A close friend of mine who retired as chief from a large protected area in southwest Thailand set aside a special fund from his yearly budget to pay the rangers when the money did not arrive from the finance ministry. He also charged no interest when the money was paid back. These men had the highest esteem for this superintendent who really took care of his staff in times of need, and in turn these dedicated patrol rangers made a special effort to take care of this forest that actually flourished.

I know because I was on the ground then and caught many rare creatures like tiger, leopard, fishing cat, sun bear, banded linsang, banteng, gaur, Siamese crocodile plus many others on camera-trap and through the lens. It was truly an exciting experience seeing all these remarkable creatures living as Mother Nature intended.

Sambar doe and fawn in Huai Kha Khaeng

This system should be implemented by all the superintendants in the national parks and wildlife sanctuaries. Another option is to make all temporary hired rangers permanent staff so they at least they get paid on time for work rendered. But even permanent staff is now experiencing half payment. Under these circumstances how can anyone have incentive to go into the dangerous environment of the forest where poachers with guns shoot to kill? These men also have very poor insurance coverage.

It is hoped someone will take action to help these brave forest rangers that are probably the most important key to good protection and enforcement of Thailand’s natural heritage. For without them, sambar and all the other wonderful wild creatures in the Kingdom are in serious jeopardy. Pressure needs to be exerted from the Thai media so this draconian problem of ‘no pay for months’ on end will cease to exist.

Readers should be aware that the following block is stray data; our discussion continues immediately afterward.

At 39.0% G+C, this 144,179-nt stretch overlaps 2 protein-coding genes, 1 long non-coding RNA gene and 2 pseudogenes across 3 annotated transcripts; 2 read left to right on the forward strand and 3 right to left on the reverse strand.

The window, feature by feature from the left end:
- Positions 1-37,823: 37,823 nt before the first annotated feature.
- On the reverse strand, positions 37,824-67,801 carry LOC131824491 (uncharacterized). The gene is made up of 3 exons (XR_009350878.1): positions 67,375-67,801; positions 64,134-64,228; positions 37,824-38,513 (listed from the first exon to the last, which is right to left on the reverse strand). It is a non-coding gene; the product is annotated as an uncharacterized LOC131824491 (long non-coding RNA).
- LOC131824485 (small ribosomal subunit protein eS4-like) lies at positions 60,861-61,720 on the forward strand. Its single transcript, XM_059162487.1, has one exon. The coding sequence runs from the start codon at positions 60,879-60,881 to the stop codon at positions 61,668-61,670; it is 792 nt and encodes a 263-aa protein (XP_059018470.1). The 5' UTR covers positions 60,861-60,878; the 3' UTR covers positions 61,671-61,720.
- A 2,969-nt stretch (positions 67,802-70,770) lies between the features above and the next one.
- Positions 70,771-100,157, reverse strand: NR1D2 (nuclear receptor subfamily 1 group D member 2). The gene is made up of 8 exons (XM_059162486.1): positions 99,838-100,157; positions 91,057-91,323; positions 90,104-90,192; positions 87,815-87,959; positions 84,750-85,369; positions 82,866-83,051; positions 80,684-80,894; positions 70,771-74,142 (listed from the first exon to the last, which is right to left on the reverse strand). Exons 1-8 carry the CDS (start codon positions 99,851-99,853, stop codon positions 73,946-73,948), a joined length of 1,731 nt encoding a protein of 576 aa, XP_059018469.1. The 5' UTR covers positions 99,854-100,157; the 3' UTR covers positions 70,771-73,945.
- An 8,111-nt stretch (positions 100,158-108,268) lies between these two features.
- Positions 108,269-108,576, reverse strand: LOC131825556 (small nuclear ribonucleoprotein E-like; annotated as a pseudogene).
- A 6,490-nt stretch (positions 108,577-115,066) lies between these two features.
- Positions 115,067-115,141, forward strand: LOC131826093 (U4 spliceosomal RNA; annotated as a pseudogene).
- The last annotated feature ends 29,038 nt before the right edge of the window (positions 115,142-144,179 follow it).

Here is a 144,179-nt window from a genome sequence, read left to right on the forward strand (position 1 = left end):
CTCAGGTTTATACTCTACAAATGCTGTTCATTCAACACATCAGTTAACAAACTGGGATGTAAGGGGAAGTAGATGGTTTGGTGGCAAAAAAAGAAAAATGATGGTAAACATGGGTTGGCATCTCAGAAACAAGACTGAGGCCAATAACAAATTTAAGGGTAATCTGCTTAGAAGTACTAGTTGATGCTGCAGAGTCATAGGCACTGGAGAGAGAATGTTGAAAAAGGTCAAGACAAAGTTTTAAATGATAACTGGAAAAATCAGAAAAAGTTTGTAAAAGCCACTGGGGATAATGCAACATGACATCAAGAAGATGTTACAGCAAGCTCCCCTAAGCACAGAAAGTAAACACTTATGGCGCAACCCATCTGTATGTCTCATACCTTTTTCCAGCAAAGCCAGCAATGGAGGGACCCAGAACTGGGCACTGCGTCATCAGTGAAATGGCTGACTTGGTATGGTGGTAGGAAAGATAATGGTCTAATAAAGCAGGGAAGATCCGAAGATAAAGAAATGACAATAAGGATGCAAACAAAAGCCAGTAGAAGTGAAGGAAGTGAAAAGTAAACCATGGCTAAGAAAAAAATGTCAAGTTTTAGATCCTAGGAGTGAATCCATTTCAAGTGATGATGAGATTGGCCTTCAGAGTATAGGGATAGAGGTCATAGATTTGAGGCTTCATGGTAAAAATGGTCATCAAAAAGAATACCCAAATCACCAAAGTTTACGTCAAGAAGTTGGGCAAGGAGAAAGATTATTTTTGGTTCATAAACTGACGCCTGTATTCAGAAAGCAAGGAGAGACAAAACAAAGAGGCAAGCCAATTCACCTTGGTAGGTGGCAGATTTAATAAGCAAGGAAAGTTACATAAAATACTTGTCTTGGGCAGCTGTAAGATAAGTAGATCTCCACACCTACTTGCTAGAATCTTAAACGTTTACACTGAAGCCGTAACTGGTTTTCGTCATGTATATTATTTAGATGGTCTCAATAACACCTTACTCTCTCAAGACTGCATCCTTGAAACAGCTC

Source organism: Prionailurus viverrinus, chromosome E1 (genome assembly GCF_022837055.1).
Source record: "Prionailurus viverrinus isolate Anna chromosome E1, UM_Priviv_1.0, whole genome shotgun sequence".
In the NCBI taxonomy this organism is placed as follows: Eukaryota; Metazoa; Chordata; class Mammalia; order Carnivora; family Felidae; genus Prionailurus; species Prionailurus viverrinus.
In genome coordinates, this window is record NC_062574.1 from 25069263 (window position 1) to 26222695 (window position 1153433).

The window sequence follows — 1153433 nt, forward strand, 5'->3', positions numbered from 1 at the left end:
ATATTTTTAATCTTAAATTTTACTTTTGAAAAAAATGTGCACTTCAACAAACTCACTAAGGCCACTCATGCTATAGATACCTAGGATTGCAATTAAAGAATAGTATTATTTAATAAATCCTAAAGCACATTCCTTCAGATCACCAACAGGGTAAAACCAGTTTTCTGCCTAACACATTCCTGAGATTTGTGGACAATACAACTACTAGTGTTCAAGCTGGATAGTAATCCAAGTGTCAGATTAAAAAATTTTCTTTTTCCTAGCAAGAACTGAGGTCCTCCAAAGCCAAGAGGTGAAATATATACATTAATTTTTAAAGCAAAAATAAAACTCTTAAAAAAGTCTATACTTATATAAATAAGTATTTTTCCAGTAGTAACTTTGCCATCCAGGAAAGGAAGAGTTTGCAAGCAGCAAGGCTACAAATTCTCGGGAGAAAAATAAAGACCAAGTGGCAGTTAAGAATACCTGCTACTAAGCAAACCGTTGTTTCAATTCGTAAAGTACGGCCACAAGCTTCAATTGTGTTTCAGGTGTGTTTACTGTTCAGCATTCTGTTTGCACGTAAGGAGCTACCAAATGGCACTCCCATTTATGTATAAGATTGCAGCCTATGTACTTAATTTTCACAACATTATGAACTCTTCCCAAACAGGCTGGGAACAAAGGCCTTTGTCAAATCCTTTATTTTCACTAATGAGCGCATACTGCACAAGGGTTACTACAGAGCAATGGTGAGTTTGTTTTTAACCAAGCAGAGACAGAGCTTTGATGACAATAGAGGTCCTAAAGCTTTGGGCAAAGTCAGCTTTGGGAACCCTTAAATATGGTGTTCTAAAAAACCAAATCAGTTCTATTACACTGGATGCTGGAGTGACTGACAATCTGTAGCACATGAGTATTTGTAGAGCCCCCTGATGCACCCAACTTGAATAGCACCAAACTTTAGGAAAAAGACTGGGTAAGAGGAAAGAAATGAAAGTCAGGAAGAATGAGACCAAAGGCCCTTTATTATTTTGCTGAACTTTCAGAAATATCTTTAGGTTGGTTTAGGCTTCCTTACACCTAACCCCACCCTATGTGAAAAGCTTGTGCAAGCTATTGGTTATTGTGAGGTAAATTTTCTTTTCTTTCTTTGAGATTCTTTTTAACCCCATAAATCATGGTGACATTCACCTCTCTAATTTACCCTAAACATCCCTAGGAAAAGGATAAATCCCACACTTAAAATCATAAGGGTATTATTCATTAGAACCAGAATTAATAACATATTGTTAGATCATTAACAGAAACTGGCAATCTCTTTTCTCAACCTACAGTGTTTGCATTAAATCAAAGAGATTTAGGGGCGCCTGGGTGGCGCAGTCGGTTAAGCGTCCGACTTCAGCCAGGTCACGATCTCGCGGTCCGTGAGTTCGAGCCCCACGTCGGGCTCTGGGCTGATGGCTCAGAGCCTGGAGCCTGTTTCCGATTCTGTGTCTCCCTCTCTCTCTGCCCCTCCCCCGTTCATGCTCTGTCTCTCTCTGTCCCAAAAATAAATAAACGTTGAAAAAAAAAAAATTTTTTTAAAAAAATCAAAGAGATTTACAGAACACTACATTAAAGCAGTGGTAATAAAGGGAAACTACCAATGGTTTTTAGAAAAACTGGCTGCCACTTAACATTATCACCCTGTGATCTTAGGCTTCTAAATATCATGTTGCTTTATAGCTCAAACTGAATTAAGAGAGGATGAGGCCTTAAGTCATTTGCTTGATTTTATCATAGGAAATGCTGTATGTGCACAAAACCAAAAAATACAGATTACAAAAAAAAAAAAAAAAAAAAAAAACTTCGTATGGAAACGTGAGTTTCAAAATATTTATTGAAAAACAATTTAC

Sambar doe in Sai Yok National Park

Sambar Ecology:

Sambar Cervus unicolor is a terrestrial mammal of the order Artiodactyla, or even-toed ungulate with two functional hoofed toes and two dew toes on each foot. These large deer have a four-chambered stomach and feed on plant material. Food is partially digested in the stomach and then brought back up into the mouth again for further chewing, to increase the amount of nutrition that can be obtained from grasses and leaves. As ruminants, this permits large amounts of food to be ingested quickly before moving to sheltered places for chewing, and better protection against predators.

Stags can weigh more than 500 kilograms and attain a height of 102 to 160 cm at the shoulder. They have long legs and can run at a fast pace to evade large carnivores. With their formidable antlers that can exceed a length of over a 100 cm, they are extremely dangerous to man when a male sambar has been wounded.

The coat is dark brown with chestnut marks on the rump and under parts. These cervids live primarily in woodland and feed on a variety of vegetation, including grasses, foliage, browse, fruit and water plants. Sambar is found in habitats ranging from tropical seasonal forests (dry forests and seasonal moist evergreen forests), subtropical mixed forests (conifers, broadleaf deciduous, and broadleaf evergreen tree species) to tropical rainforests.

They are seldom far from water and, although primarily of the tropics, are hardy and may range from sea level up to high elevations such as the pine and oak forests on the foothills of the Himalayan Mountains. They also live in montane mixed forests and grassland habitats at high elevations in the mountains of Northern Thailand.

Sambar needs serious protection to survive into the future. Good protective management with an increase in budget and personnel is needed. A true ranger training school with instructors from the National Parks department, Border Patrol Police, Special Forces, Navy Seals and an NGO like Freeland should be established somewhere in the central provinces away from any national park and all its distractions of over-visitation.

Also, it will provide easy access and distribution for new recruits who graduate as permanent rangers. Temporary rangers can also come and train, and then also become permanently employed. The day this happens will be a step in the right direction for wildlife conservation in the Kingdom.